Tips for International School Teachers and Staff
by Edward Lake and Richard E. Lange, July 2009
The number of international schools, such as the International Baccalaureate School, the British International School System, and independently run schools, is growing exponentially in all corners of the world. Working at an international school can be a very rewarding experience and add to one’s expertise in the field of education. What often begins as a one or two-year contract can develop into a long-term option for a gratifying career. The overseas position may exceed one’s expectations, especially in terms of the broad perceptive of different cultural understanding one gains of how people live and learn in other countries.
The purpose of this article is to give suggestions to teachers who have accepted a position at an international school. Although not a complete list, the authors feel this gives the reader a quick overview of considerations before flying overseas. While this article is not to help one find a position overseas; it is to offer insights to consider before departing for the new country. Most importantly, enjoy the experience of a lifetime and make the most of the adventure.
Make sure to bring multiple copies of all important documents including the contract issued by your new school, medical documents (including prescriptions), birth certificate, photocopies of passport, teaching certificate(s), several passport size photos for local I.D. cards, and university transcripts. Make sure that all of the paperwork is completed properly and that all of the required medical checks are completed. Keep all documents in a safe location and remember to never relinquish one’s passport to school officials even if they demand it.
Take time to learn as much as you can about the culture you are about to be immersed in. Learn about the country’s famous accomplishments, historical figures, well-known authors, and celebrities. Make the effort to talk to people originally from that new country or others who have lived in that country. Be aware of sensitive issues: including some topics within religion and politics so as to not offend anyone. Do your homework about local laws, rules and regulations.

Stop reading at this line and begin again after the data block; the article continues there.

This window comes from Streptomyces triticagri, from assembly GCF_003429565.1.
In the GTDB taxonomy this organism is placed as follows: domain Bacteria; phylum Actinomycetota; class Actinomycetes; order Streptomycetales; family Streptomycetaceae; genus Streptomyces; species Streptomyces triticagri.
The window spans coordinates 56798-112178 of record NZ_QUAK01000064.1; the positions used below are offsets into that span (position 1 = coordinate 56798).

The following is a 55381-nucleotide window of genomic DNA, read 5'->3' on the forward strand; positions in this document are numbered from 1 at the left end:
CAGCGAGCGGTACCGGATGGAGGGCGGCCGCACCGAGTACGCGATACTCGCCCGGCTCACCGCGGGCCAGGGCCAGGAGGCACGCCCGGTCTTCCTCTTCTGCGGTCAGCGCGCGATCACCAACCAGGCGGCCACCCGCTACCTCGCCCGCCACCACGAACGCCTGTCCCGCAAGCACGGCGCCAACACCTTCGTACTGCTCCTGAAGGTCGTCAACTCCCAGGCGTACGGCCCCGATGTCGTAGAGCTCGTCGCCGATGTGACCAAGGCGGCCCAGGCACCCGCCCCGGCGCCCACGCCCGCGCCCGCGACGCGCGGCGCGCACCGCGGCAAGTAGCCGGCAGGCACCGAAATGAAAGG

Be aware of items that are difficult to find such as clothing sizes including shoes, which may be sized more appropriately for the local people. Also make note of extremely expensive products such as beauty aides, English books, teaching materials as well as necessities for hobbies and sports.
Organize all home contacts on “paper” such as phone numbers, addresses, bank account numbers, credit card information, and other business matters. A good place to store such information might be one an on a flash drive, or to send it to one’s email account(s)
Along with general packing of clothes, educational materials, and other essentials be sure to bring some souvenirs from your hometown such as postcards, small flags, candies, and even general “trinkets” to give as small gifts. Personals items such as family photographs, favorite recipes, and traditional items that one could share should be packed as well.
The first week
Prepare for culture shock! Some time after the excitement of moving to a new country wears off one will undergo some psychological challenges. This is especially difficult when the culture is vastly different from what one is accustomed to. There may be major differences between your home country and the new destination with regards to foods, business practices, dealing with parents, and relationships in general.
Find out where one can connect with other people. Find a community center, meet-up group, or join a club. Attendance at a place of worship should not be too difficult as these institutions are often listed in local directories or on websites. Obtain directions to these locations and make a print out of directions (in the local language) to show a taxi driver.
International schools often have great communities of other interesting teachers and some might be from your home country, but also make the effort to get acquainted with local people. Making friends with local people will make the experience more meaningful and help one to better understand the culture in order to get the most out of the overseas teaching experience. It will also be helpful to find a mentor who has lived overseas for a longer period of time. They can help with all the ins and outs of living and working in a foreign land.
Staying healthy overseas can be very challenging. In order to remain in good health, make sure to stay physically active and monitor your diet. Living overseas can be stressful at times and exercise has been proven to alleviate stress. Find a local gym or join sports group (which is another good way to meet people and make new friends). Ease into the new and different foods and drinks. While everything may look exciting and tempting, be careful of what you eat and drink. Your system may need time to adjust. If the school requires medical exam after arrival, make sure to have a bilingual person attend the visit as well. This will clear up any misunderstands and save multiple visits to the hospital.
Make an attempt to learn the local language. It is not as difficult as one would expect and it will show respect towards the local culture. It also makes life more convenient and opens up the possibility of making more friends and contacts. Many international schools offer part-time language classes as a perk.